Reasons why Primates should not be advertised as Pets

As part of Junk Mail leading the charge against safer pet advertising policies, primates like monkeys, marmosets, tamarinds, macaques, bush babies, lorises and chimpanzees can no longer be advertised on Junk Mail.Protect our Primates

Read the below reasons why primates should not be advertised as pets as listed on Monkeyland:

  1. There are legal problems. Buying a monkey has become increasingly difficult because of international, national and local laws regulating and preventing the sale or importing of monkeys. It’s complicated and these laws will (hopefully) only become stricter. Dealing with illegal monkeys can be a very serious offense, and you could end up in jail.
  2. It’s Expensive. Monkeys, properly cared for, are very expensive. A chimpanzee? Forget it! They are very expensive to purchase, you need special permits (a zoo license) plus a huge cage, supplies and equipment. You would also have to provide space, cooling, heating, light and a specialized and expensive diet. If someone is selling a monkey cheap you can bet that this is an older, hybrid, or sickly monkey and one which most certainly will have behavioural problems.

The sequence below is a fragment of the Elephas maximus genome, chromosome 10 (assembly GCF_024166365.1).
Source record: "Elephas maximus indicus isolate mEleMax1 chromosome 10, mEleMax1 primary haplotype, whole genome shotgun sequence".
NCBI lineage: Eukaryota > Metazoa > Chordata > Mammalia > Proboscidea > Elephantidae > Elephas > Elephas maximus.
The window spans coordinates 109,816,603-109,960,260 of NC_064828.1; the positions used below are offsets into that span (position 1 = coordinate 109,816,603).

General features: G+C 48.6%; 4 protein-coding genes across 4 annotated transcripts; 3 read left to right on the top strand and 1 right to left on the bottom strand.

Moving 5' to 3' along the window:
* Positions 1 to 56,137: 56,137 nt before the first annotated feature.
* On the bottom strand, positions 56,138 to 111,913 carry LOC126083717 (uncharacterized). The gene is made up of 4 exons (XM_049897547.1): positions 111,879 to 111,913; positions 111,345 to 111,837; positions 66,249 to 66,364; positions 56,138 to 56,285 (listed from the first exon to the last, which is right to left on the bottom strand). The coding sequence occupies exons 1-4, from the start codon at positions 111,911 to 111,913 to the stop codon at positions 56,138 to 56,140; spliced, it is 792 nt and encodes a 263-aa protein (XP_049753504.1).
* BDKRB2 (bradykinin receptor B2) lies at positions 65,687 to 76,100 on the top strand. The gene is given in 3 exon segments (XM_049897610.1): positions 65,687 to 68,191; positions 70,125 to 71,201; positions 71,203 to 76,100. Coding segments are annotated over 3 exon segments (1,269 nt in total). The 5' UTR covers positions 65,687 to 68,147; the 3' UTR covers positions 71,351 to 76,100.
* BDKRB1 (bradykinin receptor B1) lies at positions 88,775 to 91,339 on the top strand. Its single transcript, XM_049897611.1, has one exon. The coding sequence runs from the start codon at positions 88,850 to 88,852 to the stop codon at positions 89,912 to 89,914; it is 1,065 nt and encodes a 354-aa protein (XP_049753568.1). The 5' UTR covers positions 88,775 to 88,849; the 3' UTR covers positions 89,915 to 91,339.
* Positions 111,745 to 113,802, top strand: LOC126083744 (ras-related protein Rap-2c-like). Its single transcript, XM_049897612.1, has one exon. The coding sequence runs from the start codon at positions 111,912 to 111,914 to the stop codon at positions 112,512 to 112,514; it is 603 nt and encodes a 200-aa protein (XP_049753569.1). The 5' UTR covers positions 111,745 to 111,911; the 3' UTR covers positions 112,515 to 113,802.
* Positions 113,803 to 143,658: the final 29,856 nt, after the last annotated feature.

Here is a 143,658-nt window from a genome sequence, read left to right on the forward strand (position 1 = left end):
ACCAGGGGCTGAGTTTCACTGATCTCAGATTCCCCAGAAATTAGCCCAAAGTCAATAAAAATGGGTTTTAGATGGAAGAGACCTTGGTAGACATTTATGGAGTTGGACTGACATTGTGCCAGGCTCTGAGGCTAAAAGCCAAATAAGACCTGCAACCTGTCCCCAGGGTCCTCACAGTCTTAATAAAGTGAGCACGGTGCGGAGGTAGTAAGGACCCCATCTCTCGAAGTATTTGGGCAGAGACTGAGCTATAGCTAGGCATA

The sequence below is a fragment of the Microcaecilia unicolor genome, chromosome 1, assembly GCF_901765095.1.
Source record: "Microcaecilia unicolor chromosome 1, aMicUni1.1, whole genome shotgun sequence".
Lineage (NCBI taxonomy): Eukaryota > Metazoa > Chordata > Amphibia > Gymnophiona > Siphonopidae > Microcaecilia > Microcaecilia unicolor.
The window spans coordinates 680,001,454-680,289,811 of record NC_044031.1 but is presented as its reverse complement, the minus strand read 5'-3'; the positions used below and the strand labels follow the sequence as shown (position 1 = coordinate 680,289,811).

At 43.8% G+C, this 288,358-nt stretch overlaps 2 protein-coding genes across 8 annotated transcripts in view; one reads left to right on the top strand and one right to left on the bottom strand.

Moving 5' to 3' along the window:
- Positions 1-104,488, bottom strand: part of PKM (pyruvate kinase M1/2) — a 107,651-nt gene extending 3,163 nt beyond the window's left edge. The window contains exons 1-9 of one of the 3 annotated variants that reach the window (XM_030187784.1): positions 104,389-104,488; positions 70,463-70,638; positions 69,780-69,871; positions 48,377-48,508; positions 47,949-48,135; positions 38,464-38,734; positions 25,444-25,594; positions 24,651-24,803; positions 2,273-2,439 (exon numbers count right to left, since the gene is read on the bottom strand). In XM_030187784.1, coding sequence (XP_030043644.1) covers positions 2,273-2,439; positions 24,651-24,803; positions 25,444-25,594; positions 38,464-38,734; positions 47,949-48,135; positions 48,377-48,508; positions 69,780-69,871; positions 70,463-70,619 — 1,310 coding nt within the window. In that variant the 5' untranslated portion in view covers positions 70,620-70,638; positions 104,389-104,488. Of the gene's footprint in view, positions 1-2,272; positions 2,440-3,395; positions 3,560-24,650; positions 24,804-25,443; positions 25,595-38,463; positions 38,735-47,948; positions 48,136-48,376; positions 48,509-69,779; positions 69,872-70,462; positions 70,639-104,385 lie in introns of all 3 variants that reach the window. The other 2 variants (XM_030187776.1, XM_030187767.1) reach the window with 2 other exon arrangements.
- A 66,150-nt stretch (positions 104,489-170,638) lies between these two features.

3. It’s not good for the monkey. Monkeys are susceptible to human illnesses and can so easily hurt themselves in or around a human environment. The circumstances will most likely be stressful for the monkey, they require constant intellectual stimulation. The odds are stacked against them. As intelligent beings, an unnatural environment may cause them to have psychological problems. Taking care of a stressed-out, scared or sick monkey is not fun.
  4. It’s Time Consuming. Like traveling? You can forget about that if you own a monkey and most other hobbies you might have. Monkeys need attention all the time, they don’t read books or watch TV.
  5. What if you acquired a monkey and can no longer can care for it? Some monkeys can live 40 years or longer.
  6. Monkeys get angry. Monkeys have teeth. All monkeys bite. Even with reduced teeth it will still hurt. If you take your monkey out in public, if it bites someone, it could result in the loss of your monkey and expensive medical costs (or even a lawsuit).
  7. Where will you buy the monkey? If you buy a monkey, even from a local breeder, you are increasing the demand, and are supporting the trafficking of monkeys (and wildlife in general). The treatment of trafficked wildlife is horrible.

As with primates, considering owning a pet is a long-term decision that cannot be taken lightly. Make sure you do research on the type of pet, the specific breed and only when you are sure you have found the perfect type of pet for your household, contact an animal shelter and your local SPCA to adopt a pet in need of a good home!

#operationbiteback

Saskia Meintjes

Hyperactive, extremely realistic and addicted to reading can best describe me. Life is all about the good memories and sitting around will not create them.

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